This thesis explores the use of stabilized finite element formulations for the incompressible Navier-Stokes equations to simulate turbulent flow problems. Turbulence is a challenging problem due to its complex and dynamic nature and its simulation if further complicated by the fact that it involves fluid motions at vastly different length and time scales, requiring fine meshes and long simulation times. A solution to this issue is turbulence modeling, in which only the large scale part of the solution is retained and the effect of smaller turbulent motions is represented by a model, which is generally dissipative in nature.

In the context of finite element simulations for fluids, a second problem is the appari-tion of numerical instabilities. These can be avoided by the use of stabilized formulations, in which the problem is modified to ensure that it has a stable solution. Since stabilization methods typically introduce numerical dissipation, the relation between numerical and physical dissipation plays a crucial role in the accuracy of turbulent flow simulations. We investigate this issue by studying the behavior of stabilized finite element formulations based on the Variational Multiscale framework and on Finite Calculus, analyzing the results they provide for well-known turbulent problems, with the final goal of obtaining a method that both ensures numerical stability and introduces physically correct turbulent dissipation.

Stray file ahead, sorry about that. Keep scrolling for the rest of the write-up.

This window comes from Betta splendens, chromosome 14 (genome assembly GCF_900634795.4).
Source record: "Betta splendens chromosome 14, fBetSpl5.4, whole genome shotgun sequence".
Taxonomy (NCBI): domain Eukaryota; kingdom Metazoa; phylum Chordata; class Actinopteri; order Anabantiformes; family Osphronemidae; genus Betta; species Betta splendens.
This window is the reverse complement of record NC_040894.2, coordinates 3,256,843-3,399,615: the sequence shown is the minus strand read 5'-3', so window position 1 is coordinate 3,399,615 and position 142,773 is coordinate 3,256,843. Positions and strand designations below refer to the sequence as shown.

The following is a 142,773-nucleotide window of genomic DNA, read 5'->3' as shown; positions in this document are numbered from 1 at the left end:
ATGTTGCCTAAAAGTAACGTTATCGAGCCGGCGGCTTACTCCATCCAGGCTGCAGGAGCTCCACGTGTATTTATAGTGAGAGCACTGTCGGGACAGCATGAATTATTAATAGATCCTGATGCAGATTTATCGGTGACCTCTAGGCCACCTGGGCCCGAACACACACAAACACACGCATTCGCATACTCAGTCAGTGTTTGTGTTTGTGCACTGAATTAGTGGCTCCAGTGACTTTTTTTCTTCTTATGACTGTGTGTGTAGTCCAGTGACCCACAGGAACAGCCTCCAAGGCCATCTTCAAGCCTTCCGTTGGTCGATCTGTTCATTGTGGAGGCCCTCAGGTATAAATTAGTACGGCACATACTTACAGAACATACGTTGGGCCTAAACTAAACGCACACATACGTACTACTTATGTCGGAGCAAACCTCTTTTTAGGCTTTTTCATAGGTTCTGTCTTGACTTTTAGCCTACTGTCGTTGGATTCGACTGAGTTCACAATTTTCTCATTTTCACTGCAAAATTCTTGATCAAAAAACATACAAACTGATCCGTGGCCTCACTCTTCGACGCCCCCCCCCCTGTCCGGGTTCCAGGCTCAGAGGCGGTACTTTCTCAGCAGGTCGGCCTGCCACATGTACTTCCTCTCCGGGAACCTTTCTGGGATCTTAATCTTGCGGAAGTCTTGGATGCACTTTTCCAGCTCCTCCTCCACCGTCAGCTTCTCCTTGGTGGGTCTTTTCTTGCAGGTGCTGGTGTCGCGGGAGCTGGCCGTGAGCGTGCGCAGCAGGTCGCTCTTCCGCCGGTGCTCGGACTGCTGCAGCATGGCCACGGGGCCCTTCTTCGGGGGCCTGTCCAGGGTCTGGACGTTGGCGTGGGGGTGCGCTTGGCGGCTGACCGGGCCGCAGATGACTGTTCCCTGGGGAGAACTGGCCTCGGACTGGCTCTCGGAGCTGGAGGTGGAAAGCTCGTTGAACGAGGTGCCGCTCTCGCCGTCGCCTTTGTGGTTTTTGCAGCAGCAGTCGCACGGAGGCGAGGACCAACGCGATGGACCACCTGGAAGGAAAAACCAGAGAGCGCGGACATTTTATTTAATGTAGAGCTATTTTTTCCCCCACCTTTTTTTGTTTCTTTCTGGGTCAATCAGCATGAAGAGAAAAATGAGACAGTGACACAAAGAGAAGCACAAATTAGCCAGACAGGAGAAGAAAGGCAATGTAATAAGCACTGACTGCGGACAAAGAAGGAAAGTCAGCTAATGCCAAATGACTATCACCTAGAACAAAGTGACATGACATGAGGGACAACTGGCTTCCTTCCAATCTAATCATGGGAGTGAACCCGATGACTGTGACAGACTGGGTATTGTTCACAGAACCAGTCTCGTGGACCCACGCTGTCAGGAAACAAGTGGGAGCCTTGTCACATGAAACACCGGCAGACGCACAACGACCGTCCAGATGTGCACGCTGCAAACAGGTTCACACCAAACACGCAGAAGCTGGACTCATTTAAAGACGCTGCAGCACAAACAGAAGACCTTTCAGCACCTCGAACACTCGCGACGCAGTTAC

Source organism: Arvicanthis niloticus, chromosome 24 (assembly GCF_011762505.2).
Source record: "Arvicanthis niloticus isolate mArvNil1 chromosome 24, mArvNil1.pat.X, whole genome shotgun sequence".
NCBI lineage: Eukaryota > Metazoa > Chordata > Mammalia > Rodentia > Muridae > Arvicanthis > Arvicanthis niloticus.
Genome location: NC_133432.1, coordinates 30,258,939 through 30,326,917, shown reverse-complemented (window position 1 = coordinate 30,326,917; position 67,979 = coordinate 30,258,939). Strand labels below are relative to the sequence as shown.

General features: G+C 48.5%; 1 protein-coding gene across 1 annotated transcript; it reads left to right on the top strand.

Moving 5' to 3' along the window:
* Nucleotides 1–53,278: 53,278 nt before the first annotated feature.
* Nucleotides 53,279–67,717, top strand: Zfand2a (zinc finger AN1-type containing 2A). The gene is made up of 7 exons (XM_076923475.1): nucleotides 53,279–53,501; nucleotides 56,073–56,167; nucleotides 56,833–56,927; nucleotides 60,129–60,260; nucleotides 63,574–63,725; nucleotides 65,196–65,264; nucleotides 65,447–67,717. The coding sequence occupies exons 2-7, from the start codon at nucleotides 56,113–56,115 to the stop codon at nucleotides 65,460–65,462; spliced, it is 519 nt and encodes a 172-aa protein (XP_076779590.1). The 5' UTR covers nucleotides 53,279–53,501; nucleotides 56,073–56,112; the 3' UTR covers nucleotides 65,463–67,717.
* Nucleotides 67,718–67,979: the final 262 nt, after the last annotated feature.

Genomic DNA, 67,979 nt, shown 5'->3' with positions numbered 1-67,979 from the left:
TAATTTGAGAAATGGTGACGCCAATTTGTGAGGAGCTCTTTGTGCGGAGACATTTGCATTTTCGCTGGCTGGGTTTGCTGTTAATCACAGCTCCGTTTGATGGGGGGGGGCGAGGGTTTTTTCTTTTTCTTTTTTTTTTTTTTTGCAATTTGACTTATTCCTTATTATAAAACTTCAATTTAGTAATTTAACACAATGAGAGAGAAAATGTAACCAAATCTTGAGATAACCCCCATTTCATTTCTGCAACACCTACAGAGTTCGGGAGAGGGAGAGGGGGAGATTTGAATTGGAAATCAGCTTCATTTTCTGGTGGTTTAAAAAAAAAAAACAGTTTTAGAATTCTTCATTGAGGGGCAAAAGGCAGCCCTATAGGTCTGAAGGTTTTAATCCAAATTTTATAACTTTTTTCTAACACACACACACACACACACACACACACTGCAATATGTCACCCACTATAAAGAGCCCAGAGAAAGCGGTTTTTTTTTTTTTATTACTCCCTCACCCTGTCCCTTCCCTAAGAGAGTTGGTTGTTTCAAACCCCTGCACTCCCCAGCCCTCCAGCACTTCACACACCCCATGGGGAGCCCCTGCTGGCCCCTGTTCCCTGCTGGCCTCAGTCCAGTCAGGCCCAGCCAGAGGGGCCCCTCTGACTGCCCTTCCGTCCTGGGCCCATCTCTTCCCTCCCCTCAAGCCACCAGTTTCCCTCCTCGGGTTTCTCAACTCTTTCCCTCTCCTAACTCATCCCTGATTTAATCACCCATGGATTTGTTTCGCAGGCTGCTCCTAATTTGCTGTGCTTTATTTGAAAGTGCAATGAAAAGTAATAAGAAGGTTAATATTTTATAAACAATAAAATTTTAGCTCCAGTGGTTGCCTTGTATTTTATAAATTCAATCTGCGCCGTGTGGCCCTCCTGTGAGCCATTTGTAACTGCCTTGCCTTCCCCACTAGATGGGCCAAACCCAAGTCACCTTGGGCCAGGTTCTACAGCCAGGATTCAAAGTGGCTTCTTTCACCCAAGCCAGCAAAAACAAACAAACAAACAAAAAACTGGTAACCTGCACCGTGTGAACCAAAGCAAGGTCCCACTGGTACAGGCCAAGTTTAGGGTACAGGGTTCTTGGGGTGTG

Given that, even with the use of turbulence models, turbulent flow problems require significant computational resources, we also focused on programming and parallel implementation aspects of finite element codes, specially in ensuring that our solver can perform efficiently on distributed memory architectures and high-performance computing clusters.

Finally, we have developed an adaptive mesh refinement technique to improve the quality of unstructured tetrahedral meshes, again with the goal of enabling the simulation of large turbulent flow problems. This technique combines an error estimator based on Variational Multiscale principles with a simple refinement procedure designed to work in a distributed memory context and we have applied it to the simulation of both turbulent and non-Newtonian flow problems.

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